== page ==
A quick introduction to the Five challenge:
I came across the Five in this wonderful post by Brian Lageose of Bonnywood Manor: A Bit of Friendly Plagiarism and a Pentagram of Passions
Brian came across the Five in a post by Jessica Zarins of Branches: Five things you should read/watch/listen to if you want to understand me
The challenge is to share five things which you think would help someone understand you if they read them, watched them, listened to them.
Brian suggests limiting yourself to books, films, songs which define you… but the idea of limiting myself pokes me in the rebellium causing a fractious knee-jerk reaction, so I’m going to add the option of anything.
Doesn’t that feel better, freer.
Jessica had Pippi Longstocking by Astrid Lindgren as one of her five… I have one of Ingrid Vang Nyman’s illustrations of Pippi framed on the wall (see below).
Why? Because it reminds me of the spirit of little me within big me.
I looked like her as a child – covered in freckles with orange hair often in uneven messy pigtails. My clothes were a mish-mash of whatever, dirty with paint, mud, tree sap, food. I was an oddball only child, a loner, fiercely independent, surprisingly physically strong, prone to getting into strange kinds of trouble, sometimes while on adventures exploring, sometimes because I’d talk back to adults. And I used to sprawl on the floor scribbling and drawing and chatting to myself. I didn’t have a monkey, but I regularly got called “Monkey”.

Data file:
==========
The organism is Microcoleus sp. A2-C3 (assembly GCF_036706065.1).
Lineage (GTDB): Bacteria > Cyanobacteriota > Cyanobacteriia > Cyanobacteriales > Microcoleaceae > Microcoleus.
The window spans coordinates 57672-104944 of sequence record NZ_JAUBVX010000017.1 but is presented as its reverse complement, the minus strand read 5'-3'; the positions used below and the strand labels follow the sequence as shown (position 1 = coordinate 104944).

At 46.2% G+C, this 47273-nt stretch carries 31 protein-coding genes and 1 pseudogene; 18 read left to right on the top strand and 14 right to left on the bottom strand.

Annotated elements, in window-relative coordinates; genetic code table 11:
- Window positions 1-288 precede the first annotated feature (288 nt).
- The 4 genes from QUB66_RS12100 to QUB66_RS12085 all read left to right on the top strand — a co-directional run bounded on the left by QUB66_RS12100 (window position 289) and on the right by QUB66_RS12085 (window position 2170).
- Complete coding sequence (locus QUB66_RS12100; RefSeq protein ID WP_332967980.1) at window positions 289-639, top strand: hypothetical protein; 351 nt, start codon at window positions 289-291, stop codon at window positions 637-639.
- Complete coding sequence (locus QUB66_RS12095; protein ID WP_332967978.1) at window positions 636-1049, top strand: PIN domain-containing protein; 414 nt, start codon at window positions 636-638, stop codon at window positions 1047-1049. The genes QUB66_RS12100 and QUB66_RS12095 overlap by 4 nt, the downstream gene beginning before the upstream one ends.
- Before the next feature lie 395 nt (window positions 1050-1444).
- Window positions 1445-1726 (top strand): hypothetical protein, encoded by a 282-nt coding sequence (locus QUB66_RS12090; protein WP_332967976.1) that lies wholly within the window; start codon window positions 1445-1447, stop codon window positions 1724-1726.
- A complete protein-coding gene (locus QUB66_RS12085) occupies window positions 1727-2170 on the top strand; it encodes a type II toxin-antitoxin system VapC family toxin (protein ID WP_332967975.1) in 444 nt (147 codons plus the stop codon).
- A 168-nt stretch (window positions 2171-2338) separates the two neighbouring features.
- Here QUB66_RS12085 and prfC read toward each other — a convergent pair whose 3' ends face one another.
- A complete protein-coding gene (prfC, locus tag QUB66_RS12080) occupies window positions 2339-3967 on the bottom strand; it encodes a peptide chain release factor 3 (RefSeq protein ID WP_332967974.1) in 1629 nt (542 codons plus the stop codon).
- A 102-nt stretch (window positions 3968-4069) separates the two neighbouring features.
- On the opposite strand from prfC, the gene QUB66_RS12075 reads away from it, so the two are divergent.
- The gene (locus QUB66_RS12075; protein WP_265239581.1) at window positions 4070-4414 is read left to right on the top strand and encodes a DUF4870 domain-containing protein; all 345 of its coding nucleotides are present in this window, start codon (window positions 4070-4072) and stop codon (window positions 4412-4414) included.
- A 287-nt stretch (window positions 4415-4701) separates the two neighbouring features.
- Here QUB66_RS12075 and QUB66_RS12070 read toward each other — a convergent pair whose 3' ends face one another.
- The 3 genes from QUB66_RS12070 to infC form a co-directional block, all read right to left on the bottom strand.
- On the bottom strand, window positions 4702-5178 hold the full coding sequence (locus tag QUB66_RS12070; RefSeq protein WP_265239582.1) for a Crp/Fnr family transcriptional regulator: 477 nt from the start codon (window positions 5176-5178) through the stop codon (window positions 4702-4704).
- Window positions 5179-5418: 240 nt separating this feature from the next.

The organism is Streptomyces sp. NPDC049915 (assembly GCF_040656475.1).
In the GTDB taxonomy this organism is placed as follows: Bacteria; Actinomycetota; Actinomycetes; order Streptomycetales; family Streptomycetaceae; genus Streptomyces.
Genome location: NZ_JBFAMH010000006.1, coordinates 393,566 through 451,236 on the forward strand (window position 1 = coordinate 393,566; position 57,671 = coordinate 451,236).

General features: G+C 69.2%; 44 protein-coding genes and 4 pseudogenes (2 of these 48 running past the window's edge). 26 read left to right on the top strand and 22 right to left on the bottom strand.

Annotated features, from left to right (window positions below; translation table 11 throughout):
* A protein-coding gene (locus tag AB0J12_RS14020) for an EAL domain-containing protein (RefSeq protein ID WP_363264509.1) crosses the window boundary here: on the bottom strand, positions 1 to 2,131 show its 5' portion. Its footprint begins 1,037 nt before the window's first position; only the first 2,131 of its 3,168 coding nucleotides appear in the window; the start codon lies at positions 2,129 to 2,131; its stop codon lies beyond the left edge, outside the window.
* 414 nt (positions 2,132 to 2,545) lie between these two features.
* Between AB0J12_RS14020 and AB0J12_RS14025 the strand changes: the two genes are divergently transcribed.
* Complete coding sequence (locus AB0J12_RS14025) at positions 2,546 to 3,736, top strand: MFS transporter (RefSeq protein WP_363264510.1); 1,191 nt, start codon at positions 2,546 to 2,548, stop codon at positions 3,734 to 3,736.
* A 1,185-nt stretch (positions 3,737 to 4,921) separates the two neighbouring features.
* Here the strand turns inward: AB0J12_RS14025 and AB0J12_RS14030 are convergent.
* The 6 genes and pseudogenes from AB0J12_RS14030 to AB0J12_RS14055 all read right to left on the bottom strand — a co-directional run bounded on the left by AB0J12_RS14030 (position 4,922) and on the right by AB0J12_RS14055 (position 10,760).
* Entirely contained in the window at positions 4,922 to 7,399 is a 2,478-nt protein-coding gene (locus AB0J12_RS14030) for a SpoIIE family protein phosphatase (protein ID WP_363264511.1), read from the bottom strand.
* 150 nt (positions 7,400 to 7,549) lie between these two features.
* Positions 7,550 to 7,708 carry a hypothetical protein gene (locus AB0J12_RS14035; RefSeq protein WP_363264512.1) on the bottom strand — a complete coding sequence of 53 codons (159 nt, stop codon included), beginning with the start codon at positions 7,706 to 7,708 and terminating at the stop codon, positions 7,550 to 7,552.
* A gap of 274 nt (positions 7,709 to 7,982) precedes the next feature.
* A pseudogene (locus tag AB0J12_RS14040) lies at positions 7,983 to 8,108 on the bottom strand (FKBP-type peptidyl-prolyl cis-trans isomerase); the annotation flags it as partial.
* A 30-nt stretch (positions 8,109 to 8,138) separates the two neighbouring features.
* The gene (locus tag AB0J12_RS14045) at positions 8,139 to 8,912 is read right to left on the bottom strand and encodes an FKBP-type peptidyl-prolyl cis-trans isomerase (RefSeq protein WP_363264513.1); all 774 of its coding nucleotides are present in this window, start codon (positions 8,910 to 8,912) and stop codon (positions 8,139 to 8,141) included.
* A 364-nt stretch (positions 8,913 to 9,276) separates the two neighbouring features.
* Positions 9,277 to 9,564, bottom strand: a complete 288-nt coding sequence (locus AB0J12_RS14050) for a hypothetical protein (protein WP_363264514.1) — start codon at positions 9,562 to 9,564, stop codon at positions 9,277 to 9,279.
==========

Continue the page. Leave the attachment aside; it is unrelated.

I haven’t changed all that much… although for a long while I did lose my inner Pippi spirit, but then we found each other again when I turned 40 and had a fuck it epiphany.
I wasn’t going to have that as one of my Five… but I guess it is.
Oh and apparently you don’t have to explain the Five, you can just list them…
But I like to explain everything into oblivion and beyond. I do try to curb that tendency when interacting with people in RL, keep it simple… which means I don’t explain anything and that’s sometimes amusing but sometimes it’s very dumb. However online, on my blog I let it run wild and free…
For many years now I’ve been having this internal argument with myself, which occasionally comes out into the open in my posts, about – the length of my posts and trying to get myself to write shorter ones… but why?
Why try to get myself to do something which doesn’t come naturally?